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No Kill Animal Shelters Gaining Support

Through the efforts of organizations and committed individuals, support is growing for the establishment of no kill animals shelters. An alternative to the traditional dog pound or animal shelter, no-kill animal shelters advocate adoption over euthanasia.

Every year, thousands of animals find themselves in the custody of local animal pounds. The primary function of these facilities has been to collect unwanted animals, hold them for a prescribed amount to time, and then euthanize the animal. Often, the method of euthanasia is less than humane.

In defense of some local shelters staff members work long and hard to find unwanted animals an adopted home. It is common for local shelters to work with the Human Society or other animal advocacy groups to reduce the numbers of unwanted animals. These efforts include low-cost or free-of-cost spay and neuter clinics. In many cases, local governments support these efforts with additional funding and staffing.

Sadly, even the most gallant efforts are not enough to stop the euthanasia of thousands of animals every year. The truth is that most local shelters lack sufficient funding to hold animals for a prolonged period of time. Shelter cost is minimal but the cost of food, supplies and veterinary care can quickly outstrip meager shelter budgets.

My own local county-run shelter has placed a tremendous effort on educating the public about the plight of unwanted dogs. Much of their effort has been toward finding suitable adopted homes for the dogs in their care, often holding dogs longer than the minimum time allowed by law. In contrast to past practices, the change in focus has born fruit with a sharp increase in the numbers of adoptions. Perspective owners must pay a fee that helps to defray some of the operational cost, including veterinary care.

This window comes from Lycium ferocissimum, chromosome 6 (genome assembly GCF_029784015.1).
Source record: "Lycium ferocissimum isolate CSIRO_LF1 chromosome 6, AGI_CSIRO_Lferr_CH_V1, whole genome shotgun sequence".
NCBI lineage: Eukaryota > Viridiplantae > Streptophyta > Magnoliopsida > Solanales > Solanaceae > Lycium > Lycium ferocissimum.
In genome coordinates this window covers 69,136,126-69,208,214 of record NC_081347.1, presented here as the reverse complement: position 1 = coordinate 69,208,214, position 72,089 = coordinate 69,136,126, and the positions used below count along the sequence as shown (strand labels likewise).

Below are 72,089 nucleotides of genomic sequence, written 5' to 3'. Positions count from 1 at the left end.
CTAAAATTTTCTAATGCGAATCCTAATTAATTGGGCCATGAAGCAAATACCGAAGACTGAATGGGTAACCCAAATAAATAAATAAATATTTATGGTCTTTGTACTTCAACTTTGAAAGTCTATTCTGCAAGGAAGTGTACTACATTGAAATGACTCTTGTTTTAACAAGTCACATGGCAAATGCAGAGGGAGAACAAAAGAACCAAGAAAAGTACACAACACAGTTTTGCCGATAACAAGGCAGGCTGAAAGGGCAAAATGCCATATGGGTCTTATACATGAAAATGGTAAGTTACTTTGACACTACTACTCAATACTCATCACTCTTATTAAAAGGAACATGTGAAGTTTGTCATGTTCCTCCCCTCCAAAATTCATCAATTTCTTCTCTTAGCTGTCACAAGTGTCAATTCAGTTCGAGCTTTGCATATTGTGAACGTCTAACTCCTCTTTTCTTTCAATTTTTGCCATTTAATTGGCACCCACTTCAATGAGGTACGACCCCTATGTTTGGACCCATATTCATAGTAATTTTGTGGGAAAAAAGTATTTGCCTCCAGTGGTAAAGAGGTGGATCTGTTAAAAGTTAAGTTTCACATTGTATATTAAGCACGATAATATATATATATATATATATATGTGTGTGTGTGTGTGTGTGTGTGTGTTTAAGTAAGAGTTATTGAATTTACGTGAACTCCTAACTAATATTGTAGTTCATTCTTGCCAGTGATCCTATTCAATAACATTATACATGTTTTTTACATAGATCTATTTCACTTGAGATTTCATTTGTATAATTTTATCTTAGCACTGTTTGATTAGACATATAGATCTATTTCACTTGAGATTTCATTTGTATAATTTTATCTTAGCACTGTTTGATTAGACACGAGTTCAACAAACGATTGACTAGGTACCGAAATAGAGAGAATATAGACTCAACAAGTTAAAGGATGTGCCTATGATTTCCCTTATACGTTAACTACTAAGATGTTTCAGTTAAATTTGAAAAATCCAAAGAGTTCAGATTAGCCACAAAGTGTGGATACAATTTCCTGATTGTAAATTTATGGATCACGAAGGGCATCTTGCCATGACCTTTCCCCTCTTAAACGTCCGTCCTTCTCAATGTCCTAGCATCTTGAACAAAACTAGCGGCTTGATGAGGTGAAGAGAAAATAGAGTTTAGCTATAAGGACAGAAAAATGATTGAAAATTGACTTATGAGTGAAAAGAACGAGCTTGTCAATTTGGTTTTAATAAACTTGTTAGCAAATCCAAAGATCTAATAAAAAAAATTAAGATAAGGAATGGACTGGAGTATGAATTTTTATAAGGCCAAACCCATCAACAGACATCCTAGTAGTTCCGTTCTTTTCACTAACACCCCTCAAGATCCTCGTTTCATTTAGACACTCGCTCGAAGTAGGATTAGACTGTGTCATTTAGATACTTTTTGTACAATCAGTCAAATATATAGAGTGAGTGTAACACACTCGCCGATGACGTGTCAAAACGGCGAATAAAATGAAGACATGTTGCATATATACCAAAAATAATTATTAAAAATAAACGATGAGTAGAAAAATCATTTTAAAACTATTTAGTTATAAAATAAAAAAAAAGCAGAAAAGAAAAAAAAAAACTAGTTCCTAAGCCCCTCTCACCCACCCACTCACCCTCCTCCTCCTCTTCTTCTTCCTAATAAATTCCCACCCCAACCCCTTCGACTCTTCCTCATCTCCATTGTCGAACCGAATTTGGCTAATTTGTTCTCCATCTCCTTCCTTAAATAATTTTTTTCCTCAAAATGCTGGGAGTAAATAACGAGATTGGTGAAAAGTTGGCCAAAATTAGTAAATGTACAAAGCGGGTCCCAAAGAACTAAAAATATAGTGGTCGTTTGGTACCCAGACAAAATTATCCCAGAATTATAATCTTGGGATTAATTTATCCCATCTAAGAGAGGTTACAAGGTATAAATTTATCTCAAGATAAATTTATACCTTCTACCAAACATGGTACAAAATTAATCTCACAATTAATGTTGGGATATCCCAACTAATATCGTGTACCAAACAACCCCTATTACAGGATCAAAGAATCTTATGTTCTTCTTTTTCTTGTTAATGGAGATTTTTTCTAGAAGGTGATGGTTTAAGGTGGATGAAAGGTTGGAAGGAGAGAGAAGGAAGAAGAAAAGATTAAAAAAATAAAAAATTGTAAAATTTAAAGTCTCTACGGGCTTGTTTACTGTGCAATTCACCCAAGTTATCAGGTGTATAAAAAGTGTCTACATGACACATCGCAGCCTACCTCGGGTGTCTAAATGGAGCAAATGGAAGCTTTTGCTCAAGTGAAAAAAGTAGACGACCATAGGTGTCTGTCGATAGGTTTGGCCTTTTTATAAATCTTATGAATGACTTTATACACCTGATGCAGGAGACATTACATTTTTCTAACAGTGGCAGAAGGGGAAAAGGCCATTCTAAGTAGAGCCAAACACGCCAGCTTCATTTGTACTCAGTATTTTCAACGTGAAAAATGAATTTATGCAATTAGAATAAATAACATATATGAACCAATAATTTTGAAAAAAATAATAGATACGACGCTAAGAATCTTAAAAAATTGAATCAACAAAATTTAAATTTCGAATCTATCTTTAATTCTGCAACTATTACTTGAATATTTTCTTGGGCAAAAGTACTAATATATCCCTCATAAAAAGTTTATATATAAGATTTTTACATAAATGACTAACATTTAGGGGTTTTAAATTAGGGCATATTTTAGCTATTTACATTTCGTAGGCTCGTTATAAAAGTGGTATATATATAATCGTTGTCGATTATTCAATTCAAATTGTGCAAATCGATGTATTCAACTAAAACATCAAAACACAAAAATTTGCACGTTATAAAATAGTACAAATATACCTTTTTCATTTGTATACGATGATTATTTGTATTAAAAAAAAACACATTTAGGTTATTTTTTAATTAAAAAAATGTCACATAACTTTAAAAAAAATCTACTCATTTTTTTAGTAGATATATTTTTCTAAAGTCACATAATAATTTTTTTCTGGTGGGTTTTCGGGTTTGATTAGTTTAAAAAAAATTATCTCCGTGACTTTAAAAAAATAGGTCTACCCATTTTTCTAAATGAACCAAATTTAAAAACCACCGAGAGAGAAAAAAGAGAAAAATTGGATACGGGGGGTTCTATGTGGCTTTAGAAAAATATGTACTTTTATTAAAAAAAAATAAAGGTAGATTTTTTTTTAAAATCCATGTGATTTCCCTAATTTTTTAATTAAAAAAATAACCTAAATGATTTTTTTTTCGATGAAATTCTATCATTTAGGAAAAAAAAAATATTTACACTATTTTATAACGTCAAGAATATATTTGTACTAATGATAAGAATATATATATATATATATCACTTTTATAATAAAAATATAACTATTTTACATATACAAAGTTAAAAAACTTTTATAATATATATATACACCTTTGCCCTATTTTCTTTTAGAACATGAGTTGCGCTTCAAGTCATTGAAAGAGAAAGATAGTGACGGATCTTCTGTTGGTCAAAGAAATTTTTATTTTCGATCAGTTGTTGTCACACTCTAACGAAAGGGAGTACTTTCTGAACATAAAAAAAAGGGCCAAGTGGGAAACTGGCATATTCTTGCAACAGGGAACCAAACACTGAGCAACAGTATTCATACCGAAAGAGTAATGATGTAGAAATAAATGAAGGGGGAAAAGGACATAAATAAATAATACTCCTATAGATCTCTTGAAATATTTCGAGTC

Still, the shelter is forced to kill many more dogs than are adopted. The stark reality is that there are always more dogs than adopted homes. A casual drive through the county often results in many dogs on the loose, abandoned or otherwise without homes. Abandoned and lost dogs on the loose only compound the problem, assuming that most of these wandering souls have not been spayed or neutered.

The situation is worse for cats, since the only local, no-kill cat shelter closed due to lack of funding. Cats that otherwise might have been sheltered and cared for until adoption now roam the countryside doing what cats in the wild do best – make more cats.

The No-Kill Philosophy

One way to think of no-kill animal shelters is to think of sanctuary for lost and abandoned souls. Animals who might otherwise find themselves the victims of the elements, lack of food or highway traffic are given a place to stay. As the term implies, no-kill means exactly that. Animal guests are not put to death after a defined period of time. Those animals in need of medical attention received it. Many shelters will accept animals without question or judgment.

The idea behind most no-kill animal shelters is to keep and care for lost or abandoned animals until the owner arrives or the animal can be given a new adopted home. There are obvious challenges to this type of operation. Space and funding are the biggest hurdles and it takes a dedicated fundraising effort to support these unique shelters. As the numbers of animal guests grows, space can be a limitation, even if adequate funding can be generated.

Like many non-profit organizations, no-kill animal shelters rely on the efforts of dedicated volunteers. Community members, veterinarians and other animal lovers are a vital part of these animal shelters. Corporate sponsorship is often received in the form of food and medicines.

In virtually every state, there is a no-kill shelter available. While local shelters will care for animals until the day comes for euthanasia, no-kill animal shelters are a wonderful alternative.

Michael O’Brien is a writer for many popular websites including 100Percent Shop for fine Egyptian Cotton Bed Linens at

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